I received a call from a client the other day, let’s call him Steve, who I have not worked with in a couple years. He had moved on to a new job with a new company and one of his assignments is to identify and prepare leaders for the growth his organization is planning over the next five to seven years.
As I listened to Steve talk about the challenges the organization will face, it became clear to both of us that the leadership talent needed for the future does not currently exist in the organization.
At the end of the conversation, Steve said something that really stuck with me, “Sure, we can go out and get talent when we need it, but then we waste 12 to 18 months of them figuring things out and learning our culture. We need to grow our talent so that we can harvest it when we need it most!”
I hung up the phone from talking with Steve and my next call was with an old friend who I talk with once a month or so, we’ll call him Sam. Sam and I will usually spend some time talking about our IRA’s and retirement. What is interesting is that Sam and I had both spoken to our financial advisors the week prior regarding how nervous we are about the stock market moving up and down. Both of our advisors told us that the only way for us to reach our financial goals was to stay in the market.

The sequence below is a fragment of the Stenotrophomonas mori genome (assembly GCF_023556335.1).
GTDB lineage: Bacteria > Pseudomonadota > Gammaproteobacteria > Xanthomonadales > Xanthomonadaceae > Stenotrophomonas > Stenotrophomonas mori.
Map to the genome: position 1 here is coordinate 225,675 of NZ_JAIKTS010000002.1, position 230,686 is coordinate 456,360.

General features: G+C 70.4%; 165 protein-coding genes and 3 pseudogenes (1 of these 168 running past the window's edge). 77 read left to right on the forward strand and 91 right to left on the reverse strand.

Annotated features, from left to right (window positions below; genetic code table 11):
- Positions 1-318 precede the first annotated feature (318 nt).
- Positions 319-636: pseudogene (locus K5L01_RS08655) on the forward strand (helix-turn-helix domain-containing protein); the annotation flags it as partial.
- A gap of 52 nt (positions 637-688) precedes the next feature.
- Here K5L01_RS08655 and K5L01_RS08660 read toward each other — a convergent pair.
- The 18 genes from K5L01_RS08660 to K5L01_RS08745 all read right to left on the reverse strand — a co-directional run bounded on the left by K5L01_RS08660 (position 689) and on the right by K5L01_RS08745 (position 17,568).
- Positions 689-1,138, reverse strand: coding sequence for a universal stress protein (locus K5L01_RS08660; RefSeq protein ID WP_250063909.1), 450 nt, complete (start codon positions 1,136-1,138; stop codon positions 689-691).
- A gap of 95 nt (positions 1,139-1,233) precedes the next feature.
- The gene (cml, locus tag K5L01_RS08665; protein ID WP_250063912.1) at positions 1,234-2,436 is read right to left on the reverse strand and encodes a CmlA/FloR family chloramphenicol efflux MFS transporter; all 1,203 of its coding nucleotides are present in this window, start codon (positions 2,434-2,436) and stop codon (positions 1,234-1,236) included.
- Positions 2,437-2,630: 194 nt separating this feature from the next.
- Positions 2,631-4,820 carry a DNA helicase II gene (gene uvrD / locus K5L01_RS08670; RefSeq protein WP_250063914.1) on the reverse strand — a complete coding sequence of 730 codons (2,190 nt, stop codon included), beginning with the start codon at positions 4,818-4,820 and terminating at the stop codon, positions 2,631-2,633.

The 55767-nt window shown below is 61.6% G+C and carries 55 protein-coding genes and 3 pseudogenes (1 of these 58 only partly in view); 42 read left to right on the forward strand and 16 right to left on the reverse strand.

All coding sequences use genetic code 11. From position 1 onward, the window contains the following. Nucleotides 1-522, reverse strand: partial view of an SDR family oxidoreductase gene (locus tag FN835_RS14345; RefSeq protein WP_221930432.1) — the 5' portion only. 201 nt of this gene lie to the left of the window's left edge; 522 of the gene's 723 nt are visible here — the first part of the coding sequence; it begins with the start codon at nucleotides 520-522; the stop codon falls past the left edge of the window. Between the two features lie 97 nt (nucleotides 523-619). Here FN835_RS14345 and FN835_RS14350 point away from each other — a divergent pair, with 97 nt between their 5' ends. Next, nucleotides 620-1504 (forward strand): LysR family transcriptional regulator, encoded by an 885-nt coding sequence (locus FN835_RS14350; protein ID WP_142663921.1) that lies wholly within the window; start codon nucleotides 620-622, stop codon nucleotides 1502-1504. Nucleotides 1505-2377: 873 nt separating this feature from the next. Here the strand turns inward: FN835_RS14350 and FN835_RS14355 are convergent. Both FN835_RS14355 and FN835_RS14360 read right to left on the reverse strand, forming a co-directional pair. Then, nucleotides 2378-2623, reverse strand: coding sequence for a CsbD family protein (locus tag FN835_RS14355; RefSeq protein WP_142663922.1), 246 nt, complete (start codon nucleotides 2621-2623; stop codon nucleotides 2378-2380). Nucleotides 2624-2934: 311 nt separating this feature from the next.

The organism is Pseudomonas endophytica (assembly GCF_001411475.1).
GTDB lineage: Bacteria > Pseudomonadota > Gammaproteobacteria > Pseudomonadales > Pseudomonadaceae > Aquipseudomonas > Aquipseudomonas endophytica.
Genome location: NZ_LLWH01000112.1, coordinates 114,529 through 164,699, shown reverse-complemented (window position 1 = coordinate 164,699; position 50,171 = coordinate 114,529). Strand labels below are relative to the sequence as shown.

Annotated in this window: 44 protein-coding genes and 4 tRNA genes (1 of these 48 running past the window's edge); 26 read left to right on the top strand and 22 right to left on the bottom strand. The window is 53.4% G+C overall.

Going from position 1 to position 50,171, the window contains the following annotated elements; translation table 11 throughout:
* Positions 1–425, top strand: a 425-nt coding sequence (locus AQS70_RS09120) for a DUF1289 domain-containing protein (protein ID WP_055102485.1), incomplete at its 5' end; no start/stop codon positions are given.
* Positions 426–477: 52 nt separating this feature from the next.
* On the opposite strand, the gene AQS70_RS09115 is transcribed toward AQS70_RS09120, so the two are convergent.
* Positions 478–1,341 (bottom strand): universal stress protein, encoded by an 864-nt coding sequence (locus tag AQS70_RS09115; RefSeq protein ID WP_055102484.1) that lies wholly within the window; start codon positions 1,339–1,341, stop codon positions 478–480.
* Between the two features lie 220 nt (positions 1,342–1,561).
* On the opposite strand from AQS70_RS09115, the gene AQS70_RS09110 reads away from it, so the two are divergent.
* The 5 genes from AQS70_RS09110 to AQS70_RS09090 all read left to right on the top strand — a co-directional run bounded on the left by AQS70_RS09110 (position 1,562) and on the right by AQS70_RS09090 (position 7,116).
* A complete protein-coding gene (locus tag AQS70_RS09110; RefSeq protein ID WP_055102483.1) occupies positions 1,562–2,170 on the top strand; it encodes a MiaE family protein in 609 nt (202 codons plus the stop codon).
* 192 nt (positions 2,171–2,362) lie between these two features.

Both Sam and I heard loud and clear from two different sources that the only way for us to hit our financial goals was to stay invested. The reason for this is because of the value of investing and compound interest. You really do not see the value of compound interest for a few years, but once it kicks in the growth is quite substantial.
Then it hit me.
The conversation I had with Steve and the conversation I had with Sam were really the same conversation.
One was about growing financial resources to achieve a goal, and the other was about growing human resources to achieve a goal.
Both of them require an initial investment. Both of them require some rides up and down the growth curve. This takes patience, impulse control, and a lot of putting fear in its proper place.
The question I am asking myself these days is how many senior executives have their retirement portfolio totally stashed in a money market account that is drawing 1% interest? My guess is zero of them.
So, why are we not investing in talent in the same strategic way that we are investing for our retirement?
I’d love to hear your thoughts. Drop me a comment below or shoot me an email.